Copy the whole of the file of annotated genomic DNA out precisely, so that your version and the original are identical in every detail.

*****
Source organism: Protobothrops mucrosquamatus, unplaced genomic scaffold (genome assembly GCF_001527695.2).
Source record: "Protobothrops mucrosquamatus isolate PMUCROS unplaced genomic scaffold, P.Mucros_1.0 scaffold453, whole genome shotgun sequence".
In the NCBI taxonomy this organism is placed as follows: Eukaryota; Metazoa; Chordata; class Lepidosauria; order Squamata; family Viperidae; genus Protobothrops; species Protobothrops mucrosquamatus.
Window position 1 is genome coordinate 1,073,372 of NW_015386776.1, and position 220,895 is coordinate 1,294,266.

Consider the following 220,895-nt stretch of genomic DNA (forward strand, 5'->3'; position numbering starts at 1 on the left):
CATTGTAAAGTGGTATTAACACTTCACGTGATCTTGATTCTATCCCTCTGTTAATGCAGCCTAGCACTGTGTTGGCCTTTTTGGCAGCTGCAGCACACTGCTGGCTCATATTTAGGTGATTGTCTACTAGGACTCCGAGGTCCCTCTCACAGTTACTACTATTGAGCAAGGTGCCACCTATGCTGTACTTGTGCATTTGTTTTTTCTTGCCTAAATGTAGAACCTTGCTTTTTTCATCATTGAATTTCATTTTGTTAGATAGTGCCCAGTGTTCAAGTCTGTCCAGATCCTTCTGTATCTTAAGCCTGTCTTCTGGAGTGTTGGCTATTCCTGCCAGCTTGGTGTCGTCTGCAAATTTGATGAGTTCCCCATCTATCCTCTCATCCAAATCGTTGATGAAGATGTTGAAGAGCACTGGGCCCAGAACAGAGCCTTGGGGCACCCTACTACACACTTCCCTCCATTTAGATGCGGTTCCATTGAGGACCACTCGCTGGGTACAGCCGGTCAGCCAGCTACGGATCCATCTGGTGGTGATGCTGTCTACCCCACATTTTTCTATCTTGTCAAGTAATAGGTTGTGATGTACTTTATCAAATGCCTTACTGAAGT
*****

Source organism: Protobothrops mucrosquamatus, unplaced genomic scaffold (genome assembly GCF_001527695.2).
Source record: "Protobothrops mucrosquamatus isolate PMUCROS unplaced genomic scaffold, P.Mucros_1.0 scaffold453, whole genome shotgun sequence".
In the NCBI taxonomy this organism is placed as follows: Eukaryota; Metazoa; Chordata; class Lepidosauria; order Squamata; family Viperidae; genus Protobothrops; species Protobothrops mucrosquamatus.
Window position 1 is genome coordinate 1,073,372 of NW_015386776.1, and position 220,895 is coordinate 1,294,266.

Consider the following 220,895-nt stretch of genomic DNA (forward strand, 5'->3'; position numbering starts at 1 on the left):
CATTGTAAAGTGGTATTAACACTTCACGTGATCTTGATTCTATCCCTCTGTTAATGCAGCCTAGCACTGTGTTGGCCTTTTTGGCAGCTGCAGCACACTGCTGGCTCATATTTAGGTGATTGTCTACTAGGACTCCGAGGTCCCTCTCACAGTTACTACTATTGAGCAAGGTGCCACCTATGCTGTACTTGTGCATTTGTTTTTTCTTGCCTAAATGTAGAACCTTGCTTTTTTCATCATTGAATTTCATTTTGTTAGATAGTGCCCAGTGTTCAAGTCTGTCCAGATCCTTCTGTATCTTAAGCCTGTCTTCTGGAGTGTTGGCTATTCCTGCCAGCTTGGTGTCGTCTGCAAATTTGATGAGTTCCCCATCTATCCTCTCATCCAAATCGTTGATGAAGATGTTGAAGAGCACTGGGCCCAGAACAGAGCCTTGGGGCACCCTACTACACACTTCCCTCCATTTAGATGCGGTTCCATTGAGGACCACTCGCTGGGTACAGCCGGTCAGCCAGCTACGGATCCATCTGGTGGTGATGCTGTCTACCCCACATTTTTCTATCTTGTCAAGTAATAGGTTGTGATGTACTTTATCAAATGCCTTACTGAAGT